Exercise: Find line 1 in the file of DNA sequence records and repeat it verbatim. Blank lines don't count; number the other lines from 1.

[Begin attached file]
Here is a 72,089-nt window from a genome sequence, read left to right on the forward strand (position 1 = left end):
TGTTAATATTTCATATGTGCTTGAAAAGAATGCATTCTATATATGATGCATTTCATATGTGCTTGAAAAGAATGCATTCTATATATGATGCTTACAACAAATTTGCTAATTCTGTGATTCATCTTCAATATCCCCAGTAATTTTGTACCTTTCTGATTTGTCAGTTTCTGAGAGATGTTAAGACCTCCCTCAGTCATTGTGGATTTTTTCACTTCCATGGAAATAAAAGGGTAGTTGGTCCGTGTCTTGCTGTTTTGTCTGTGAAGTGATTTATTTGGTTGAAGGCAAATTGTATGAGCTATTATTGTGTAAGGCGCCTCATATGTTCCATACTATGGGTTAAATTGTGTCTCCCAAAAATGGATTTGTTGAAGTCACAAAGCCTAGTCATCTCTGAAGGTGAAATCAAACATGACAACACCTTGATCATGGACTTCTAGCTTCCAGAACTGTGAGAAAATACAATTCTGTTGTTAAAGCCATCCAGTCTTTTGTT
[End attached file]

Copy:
Here is a 72,089-nt window from a genome sequence, read left to right on the forward strand (position 1 = left end):